Ride FAR’s Impact: Autism Mom Erin Lopes Explains How ASF-Funded Autism Research Improves Lives
ASF is so grateful to everyone who participated in the 2022 Rides FAR event, which shattered all previous fundraising records and brought in more than $1 million for the first time in the event’s eight-year history. The money raised will be used to fund autism research that improves lives. ASF would like to give special thanks to autism mom Erin Lopes for speaking at the Wall Street Rides FAR event in New York about how the funds raised by the Rides FAR community make a positive difference in many lives. Read the full text of her speech below:
I am so very honored to be here today. It’s an honor to participate in the Rides FAR event for the Autism Science Foundation and it’s an honor to be here speaking to you.
When Julie Berger reached out to me about providing the closing remarks for Rides FAR I was sitting in my office at work and I had just gotten off the phone with my son Tommy. Tommy just moved into his own apartment two weeks before.
I told Julie yes without hesitation. It occurred to me that the timing here is pretty significant: I’m up here because of my son Tommy. Tommy is a young autistic adult. Some of you may remember him as the young man who played Fleetwood Mac on his acoustic guitar at the Day of Learning last spring. Tommy was first diagnosed with autism in the Fall of 2002. I was brought into the autism community 20 years ago.
So, as I speak to the importance of science and the work that the Autism Science Foundation is doing, I’d like to reflect on what the autism research landscape was like 20 years ago when Tommy was first diagnosed. I can honestly sum it up in one word – bleak. We didn’t have a good scientific understanding of autism at that time. And in the absence of that people filled in all kinds of myths, like autism is caused by bad parenting or vaccines or not having enough parasites in your gut or maybe having too many parasites in your gut. The list seemed endless.
And the problem with the poor understanding about autism was that those myths perpetuated stigma around it. That stigma put up barriers to opportunity that made my son’s life really, really difficult. When we would go into the community to find opportunities for him that stigma was reflected in the disapproving stares to sometimes outright exclusion and hostility. Maybe I speak in solidarity with some of the parents here – we carry the trauma of that. Back then, I felt strongly that the stigma was fueled by lack of clear science to help us understand the biological basis of autism. It was a rougher road back then.
We reached a significant milestone when the Autism Science Foundation was established by Alison Singer in 2009. I remember when I first heard about ASF and that the mission was to fund evidence-based research into better understanding autism. Evidence-based. Those words rang out like a chorus for me because the autism community needed the scientific community’s attention and focus. We needed the application of evidence-based research.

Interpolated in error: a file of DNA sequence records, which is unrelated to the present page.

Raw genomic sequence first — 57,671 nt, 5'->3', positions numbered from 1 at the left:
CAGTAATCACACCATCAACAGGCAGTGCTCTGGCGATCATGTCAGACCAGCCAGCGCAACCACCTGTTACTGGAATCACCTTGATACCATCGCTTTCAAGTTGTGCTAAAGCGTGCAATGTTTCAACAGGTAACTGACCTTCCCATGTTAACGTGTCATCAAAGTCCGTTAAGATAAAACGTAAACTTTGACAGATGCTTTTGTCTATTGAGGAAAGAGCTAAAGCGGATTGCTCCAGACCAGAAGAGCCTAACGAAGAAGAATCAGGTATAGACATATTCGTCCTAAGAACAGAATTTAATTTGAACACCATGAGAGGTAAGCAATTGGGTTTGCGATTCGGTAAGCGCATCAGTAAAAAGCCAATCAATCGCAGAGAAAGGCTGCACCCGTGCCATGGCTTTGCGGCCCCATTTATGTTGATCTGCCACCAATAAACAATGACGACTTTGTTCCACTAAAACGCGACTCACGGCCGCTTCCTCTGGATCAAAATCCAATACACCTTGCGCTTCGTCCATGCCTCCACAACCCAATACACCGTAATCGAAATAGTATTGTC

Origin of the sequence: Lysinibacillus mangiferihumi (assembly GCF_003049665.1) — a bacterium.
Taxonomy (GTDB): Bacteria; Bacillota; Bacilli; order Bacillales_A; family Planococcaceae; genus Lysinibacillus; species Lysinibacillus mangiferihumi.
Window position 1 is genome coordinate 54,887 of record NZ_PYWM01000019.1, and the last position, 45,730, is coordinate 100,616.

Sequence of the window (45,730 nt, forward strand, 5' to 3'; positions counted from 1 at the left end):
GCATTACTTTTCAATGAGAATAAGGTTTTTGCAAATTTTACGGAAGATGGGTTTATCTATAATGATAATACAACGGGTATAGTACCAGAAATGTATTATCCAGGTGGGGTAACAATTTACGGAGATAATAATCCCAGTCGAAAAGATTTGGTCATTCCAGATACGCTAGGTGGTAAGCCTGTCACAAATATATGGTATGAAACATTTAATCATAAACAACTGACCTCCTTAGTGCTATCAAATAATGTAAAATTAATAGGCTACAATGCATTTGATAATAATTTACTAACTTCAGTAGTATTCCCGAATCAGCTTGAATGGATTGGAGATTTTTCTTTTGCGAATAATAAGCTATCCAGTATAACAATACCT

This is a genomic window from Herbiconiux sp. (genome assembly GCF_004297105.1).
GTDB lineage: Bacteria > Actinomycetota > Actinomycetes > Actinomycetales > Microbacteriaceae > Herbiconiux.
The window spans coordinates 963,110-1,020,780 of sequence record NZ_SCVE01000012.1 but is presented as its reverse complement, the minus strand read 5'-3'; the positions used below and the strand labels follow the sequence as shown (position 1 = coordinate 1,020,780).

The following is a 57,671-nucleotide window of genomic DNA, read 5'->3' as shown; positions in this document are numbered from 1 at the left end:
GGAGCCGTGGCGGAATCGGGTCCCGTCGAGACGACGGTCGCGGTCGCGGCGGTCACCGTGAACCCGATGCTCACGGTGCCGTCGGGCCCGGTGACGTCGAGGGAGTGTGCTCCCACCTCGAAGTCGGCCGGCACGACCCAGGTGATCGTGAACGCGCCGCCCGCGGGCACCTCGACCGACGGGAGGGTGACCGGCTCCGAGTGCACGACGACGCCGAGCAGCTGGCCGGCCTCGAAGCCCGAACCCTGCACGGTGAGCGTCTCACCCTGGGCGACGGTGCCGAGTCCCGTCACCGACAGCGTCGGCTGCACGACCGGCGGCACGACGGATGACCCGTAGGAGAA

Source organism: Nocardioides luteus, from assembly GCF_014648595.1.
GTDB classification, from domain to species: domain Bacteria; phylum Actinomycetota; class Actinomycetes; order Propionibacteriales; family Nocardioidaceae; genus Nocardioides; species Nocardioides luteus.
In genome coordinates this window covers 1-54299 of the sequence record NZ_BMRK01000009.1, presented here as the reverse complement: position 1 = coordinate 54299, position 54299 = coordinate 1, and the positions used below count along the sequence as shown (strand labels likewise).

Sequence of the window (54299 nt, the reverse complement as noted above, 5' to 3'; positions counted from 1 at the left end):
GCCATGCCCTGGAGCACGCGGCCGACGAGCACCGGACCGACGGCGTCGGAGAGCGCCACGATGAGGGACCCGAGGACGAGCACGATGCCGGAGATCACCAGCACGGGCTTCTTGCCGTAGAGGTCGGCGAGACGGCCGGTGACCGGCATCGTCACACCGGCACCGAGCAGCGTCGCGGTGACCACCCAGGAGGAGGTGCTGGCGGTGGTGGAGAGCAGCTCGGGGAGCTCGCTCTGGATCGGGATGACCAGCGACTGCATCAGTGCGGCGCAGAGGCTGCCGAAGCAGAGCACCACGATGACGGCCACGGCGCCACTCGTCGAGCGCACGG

Since 2009 a lot of important work has been funded by ASF. From the wandering study to the Autism Sisters project to the genetic basis of autism, the neurobiology of social behavior, understanding the function of genes like MECP2 and SHANK3 to evidence-based interventions
in schools. Over the last 13 years, the data from those studies have had a ripple effect: The studies funded by ASF get published. And then pediatricians start downloading it. Then primary care doctors, nurse practitioners, physician assistants, and registered nurses start to download and read the data. The data shape our understanding of autism and shifts us to an evidence-based approach to treatment.
And then we see a change in how other communities approach autism. The science becomes available to teachers, social workers, school counselors, behavioral specialists and then evidence-based approaches get applied in education settings. The textbooks that define what autism is and isn’t – those change because of the science.
The ripple of evidence-based research extends to the broader community and influences perceptions and attitudes about autism that challenge stigma. The ripple starts to shape what inclusion of people with autism looks like and after 2009 we hear more about words like acceptance. There are opportunities that exist now for adults like my son that simply were not there 20 years ago. Society has changed for people with autism.
And it’s the science that drives that change.
We’ve made great progress through autism research but we still have a long way to go before we have equal opportunities for people with autism regardless of where they fall on the spectrum. There are significant barriers that still exist in access to medical treatment, access to early intervention, access to transportation, meaningful education and meaningful employment. We absolutely need the science because it opens up the path for us to move us forward.
The takeaway I would like to leave you with today is this – societal change will happen. The science we fund through ASF shapes that change and shapes the futures of people on the spectrum. This event, your enthusiasm and commitment to funding evidence-based research in autism have a significance that goes beyond this rainy day and will carry us forward. And it gives me great hope for the autism community. So, I want to thank every one of you for being here today, for supporting this event, for supporting the Autism Science Foundation. For supporting people like my son Tommy. For supporting all individuals with autism. Thank you, truly, from the bottom of my heart.
I want to thank Alison Singer, Alycia Halliday Ross, Julie Berger, Kathy Ehrich Dowd and Casey Casey for their outstanding work at ASF.
Thank you Bryan and Melissa for your amazing work with Rides FAR. A million dollars!!!!!